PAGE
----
The most blatant discrimination was faced by black scouts in the South, where they were often not allowed to wear the Boy Scout uniform and were allotted lower budgets, according to the Registry. But even tepid support for black troops could subject the local councils to vicious threats from the Ku Klux Klan, which denounced the entire scouting movement as a “puppet” of the Catholic Church.
A Registry report concludes with a mixed verdict on BSA’s racial history: “It is telling that an organization like Boy Scouts of America, dedicated from its inception to raising men of high moral strength and conviction, supported racism. But at the same time, on a national and local level, the Scouts did have certain leaders that pressed against the grain of society for racial change,” the report says.
BSA has made great strides toward diversity. Nowadays, the Web site contains links explaining how to adapt scouting for for Hispanic, Buddhist, and Islamic boys. Jewish scouts have an extra set of merit badges they can earn through studying their culture and faith. The section on African American scouting offers advice to anyone trying to establish a Cub Scout pack or Boy Scout troop in a black community, and holds up as an example the Hawk Mountain Council in Reading, Pa., where minority membership has increased dramatically, due in large part to a series of barbecue dinners used to recruit adult volunteers. The program has led to the founding of Cub Scout troops in three inner-city elementary schools, with standing requests from nine more.
Scoutreach, BSA’s program targeting inner-city youth, got a black eye in 2005 when an independent investigation of the Atlanta Area Council discovered that officials had claimed more than 10,000 boys signed up and the true number was about half that. The investigation revealed a pattern of willful record tampering, including changing birthdates to keep names on rolls after boys had aged out of scouting, and continually listing a scouting unit at a church that had burned down. The inflated figures helped the council get more funding from United Way.
In Springfield, Ransom has been leading racially mixed scout troops for most of the past 35 years. Now 67 years old, he is troubled by the lack of progress in minority scouting here, but chalks it up to nothing more malicious than a void of understanding between the black community and scouting officials. “It’s just a lack of exposure and a lack of commitment from the African Americans themselves,” he says.
For example, he says council executives don’t understand how hard it is for low-income families to come up with the $1,000 or so that it costs to send a scout to jamboree (Ransom has sometimes paid for their uniforms himself). Similarly, he has had to come up with money to pay for popcorn sold by his boys during the council’s annual fundraising drive, because the cash the kids collected evaporated.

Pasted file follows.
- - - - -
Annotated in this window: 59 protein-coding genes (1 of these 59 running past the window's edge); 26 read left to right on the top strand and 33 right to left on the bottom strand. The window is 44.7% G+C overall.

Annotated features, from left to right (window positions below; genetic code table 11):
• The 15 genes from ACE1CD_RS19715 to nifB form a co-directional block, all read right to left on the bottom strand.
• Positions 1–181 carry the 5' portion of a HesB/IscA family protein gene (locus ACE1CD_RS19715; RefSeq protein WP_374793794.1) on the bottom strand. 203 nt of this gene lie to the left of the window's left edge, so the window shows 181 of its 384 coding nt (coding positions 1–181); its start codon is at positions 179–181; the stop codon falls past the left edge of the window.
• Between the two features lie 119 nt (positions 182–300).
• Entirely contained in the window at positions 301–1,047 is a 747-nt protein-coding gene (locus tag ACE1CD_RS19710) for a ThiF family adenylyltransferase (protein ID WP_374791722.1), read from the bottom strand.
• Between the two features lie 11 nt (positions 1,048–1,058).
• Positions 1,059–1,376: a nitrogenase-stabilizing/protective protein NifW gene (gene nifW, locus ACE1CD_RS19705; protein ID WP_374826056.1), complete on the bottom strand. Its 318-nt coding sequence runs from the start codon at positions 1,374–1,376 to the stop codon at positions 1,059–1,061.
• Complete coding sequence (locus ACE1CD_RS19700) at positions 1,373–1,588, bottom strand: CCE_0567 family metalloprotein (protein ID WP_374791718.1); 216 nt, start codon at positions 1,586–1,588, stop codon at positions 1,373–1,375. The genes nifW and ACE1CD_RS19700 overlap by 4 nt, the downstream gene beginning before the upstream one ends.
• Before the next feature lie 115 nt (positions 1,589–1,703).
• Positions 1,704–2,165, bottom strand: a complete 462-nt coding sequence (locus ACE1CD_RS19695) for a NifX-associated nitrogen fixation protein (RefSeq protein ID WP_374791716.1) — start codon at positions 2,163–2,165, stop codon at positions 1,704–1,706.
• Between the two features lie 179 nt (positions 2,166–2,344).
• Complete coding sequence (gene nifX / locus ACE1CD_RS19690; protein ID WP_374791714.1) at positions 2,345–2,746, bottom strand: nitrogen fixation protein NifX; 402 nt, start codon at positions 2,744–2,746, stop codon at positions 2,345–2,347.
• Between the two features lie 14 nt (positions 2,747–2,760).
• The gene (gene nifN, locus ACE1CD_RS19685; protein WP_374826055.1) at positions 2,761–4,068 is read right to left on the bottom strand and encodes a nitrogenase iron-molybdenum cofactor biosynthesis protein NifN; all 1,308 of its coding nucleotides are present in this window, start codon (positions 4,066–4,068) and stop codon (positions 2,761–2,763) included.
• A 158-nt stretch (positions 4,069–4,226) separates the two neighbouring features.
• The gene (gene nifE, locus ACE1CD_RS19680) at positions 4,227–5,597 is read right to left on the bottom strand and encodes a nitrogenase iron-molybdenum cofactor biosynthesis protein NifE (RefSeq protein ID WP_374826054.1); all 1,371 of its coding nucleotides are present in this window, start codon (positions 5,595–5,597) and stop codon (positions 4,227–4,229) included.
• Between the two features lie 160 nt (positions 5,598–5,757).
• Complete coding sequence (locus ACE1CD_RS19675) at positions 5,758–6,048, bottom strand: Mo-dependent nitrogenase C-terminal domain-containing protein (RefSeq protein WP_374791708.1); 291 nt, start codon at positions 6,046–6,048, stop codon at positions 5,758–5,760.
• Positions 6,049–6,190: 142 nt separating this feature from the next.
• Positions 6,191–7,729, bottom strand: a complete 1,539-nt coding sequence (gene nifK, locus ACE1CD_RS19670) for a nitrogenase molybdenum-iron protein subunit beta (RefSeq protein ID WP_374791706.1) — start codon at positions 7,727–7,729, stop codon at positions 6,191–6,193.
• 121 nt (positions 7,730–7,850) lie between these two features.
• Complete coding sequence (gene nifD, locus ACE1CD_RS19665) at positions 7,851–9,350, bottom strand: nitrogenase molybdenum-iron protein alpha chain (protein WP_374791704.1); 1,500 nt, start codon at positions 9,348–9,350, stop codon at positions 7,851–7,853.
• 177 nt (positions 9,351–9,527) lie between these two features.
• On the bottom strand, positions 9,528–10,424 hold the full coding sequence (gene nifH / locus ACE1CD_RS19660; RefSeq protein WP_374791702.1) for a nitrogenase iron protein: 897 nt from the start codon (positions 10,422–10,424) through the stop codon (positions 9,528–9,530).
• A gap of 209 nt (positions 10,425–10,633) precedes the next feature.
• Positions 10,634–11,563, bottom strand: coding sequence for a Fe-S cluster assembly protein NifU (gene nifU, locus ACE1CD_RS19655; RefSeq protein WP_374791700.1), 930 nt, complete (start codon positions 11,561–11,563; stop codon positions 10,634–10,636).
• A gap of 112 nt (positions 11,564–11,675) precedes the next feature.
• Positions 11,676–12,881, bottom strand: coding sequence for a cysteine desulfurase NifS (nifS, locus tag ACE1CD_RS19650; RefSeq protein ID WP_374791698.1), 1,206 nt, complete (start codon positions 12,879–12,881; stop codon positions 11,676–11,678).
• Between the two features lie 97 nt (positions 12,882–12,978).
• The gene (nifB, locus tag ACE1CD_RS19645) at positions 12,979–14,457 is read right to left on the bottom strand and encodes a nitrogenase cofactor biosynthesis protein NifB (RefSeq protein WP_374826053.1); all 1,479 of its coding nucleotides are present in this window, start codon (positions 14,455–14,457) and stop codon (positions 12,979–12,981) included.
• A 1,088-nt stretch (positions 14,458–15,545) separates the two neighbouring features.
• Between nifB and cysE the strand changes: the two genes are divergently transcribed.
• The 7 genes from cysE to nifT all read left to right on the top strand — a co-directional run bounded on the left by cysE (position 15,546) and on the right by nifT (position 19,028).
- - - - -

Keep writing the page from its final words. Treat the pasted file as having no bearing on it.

“I have asked them to have the popcorn sale at some other time than right before Thanksgiving, because I don’t think I’d have as much theft,” Ransom says. A single mom running low on food stamps at month’s end might borrow her son’s popcorn money and never find a way to pay it back.
“I lost a lot of kids because one parent or the other, boyfriend or whatever,
stole the money. And it’s hard for a kid to say, ‘Hey, I need that money!’ when it’s somebody that’s a parent-figure in their household. So you lose the kid because they’re embarrassed,” he says. “They don’t want to come back and say, ‘My mom took the money,’ or ‘Her boyfriend smoked it up.’ They just stay away.”
O’Brien, the scout executive for the Lincoln Council, says such problems aren’t unique to the black community, and that some troops avoid the problem of
unscrupulous parents by setting up card tables outside of supermarkets to sell
their popcorn, so that the kids don’t have to carry the cash. “There are ways to do that, and we believe that we really try to help where we
can, but anybody is going to have to earn a substantial part of their way,” he says. “Sometimes it takes creativity on the part of the volunteers on how we help the
kids earn their way so they can have personal pride.”
Ransom, who acknowledges that he and the council leader have sniped at each
other for more than a decade, isn’t inclined to take O’Brien’s advice. “That sounds good coming from him, but he hasn’t been out here, so he can’t tell me anything. And that’s bitter and I’ll admit it,” Ransom says. “If you’re not helping me, you’re hindering me.”
Yet, even O’Brien admits that the biggest challenge in the black community is one that can’t be changed — the lack of tradition. If there’s not a dad or uncle or grandfather who was in scouting, it’s more difficult to get the younger kids interested. “In the African American community, there’s not always that tradition, so sometimes we struggle,” O’Brien says.
Both men say the Frontiers’ Venture crew is thriving, and new Cub Scout packs are forming on the east side — one at Brandon Court, through the Urban League, one at Union Baptist Church. Ransom says he will do whatever it takes to help the new groups succeed.
“I want to see scouting work,” he says. “I believe in scouting or I wouldn’t have been in it this long. I know good things can come of it.”
Contact Dusty Rhodes at firstname.lastname@example.org.